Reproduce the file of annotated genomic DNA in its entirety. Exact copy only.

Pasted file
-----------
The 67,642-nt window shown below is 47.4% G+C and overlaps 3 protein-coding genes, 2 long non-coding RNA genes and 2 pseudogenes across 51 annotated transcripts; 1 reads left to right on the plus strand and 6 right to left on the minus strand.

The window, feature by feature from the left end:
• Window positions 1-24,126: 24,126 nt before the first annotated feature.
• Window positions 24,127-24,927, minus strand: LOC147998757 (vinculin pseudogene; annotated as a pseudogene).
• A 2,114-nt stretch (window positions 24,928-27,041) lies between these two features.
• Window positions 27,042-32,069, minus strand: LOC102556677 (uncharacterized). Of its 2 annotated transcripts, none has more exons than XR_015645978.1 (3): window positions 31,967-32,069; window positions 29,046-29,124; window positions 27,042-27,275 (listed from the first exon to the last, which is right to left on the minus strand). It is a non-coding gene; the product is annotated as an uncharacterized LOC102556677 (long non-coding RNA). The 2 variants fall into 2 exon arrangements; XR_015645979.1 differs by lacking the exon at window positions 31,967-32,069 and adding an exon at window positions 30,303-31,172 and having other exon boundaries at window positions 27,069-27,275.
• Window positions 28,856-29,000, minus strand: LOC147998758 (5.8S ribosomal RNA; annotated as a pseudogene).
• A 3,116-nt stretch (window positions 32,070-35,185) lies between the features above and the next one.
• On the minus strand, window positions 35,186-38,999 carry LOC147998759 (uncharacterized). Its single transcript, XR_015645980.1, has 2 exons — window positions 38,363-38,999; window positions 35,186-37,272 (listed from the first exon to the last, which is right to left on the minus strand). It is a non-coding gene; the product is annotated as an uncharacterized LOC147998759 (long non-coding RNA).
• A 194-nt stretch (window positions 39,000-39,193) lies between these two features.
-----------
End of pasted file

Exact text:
The 67,642-nt window shown below is 47.4% G+C and overlaps 3 protein-coding genes, 2 long non-coding RNA genes and 2 pseudogenes across 51 annotated transcripts; 1 reads left to right on the plus strand and 6 right to left on the minus strand.

The window, feature by feature from the left end:
• Window positions 1-24,126: 24,126 nt before the first annotated feature.
• Window positions 24,127-24,927, minus strand: LOC147998757 (vinculin pseudogene; annotated as a pseudogene).
• A 2,114-nt stretch (window positions 24,928-27,041) lies between these two features.
• Window positions 27,042-32,069, minus strand: LOC102556677 (uncharacterized). Of its 2 annotated transcripts, none has more exons than XR_015645978.1 (3): window positions 31,967-32,069; window positions 29,046-29,124; window positions 27,042-27,275 (listed from the first exon to the last, which is right to left on the minus strand). It is a non-coding gene; the product is annotated as an uncharacterized LOC102556677 (long non-coding RNA). The 2 variants fall into 2 exon arrangements; XR_015645979.1 differs by lacking the exon at window positions 31,967-32,069 and adding an exon at window positions 30,303-31,172 and having other exon boundaries at window positions 27,069-27,275.
• Window positions 28,856-29,000, minus strand: LOC147998758 (5.8S ribosomal RNA; annotated as a pseudogene).
• A 3,116-nt stretch (window positions 32,070-35,185) lies between the features above and the next one.
• On the minus strand, window positions 35,186-38,999 carry LOC147998759 (uncharacterized). Its single transcript, XR_015645980.1, has 2 exons — window positions 38,363-38,999; window positions 35,186-37,272 (listed from the first exon to the last, which is right to left on the minus strand). It is a non-coding gene; the product is annotated as an uncharacterized LOC147998759 (long non-coding RNA).
• A 194-nt stretch (window positions 39,000-39,193) lies between these two features.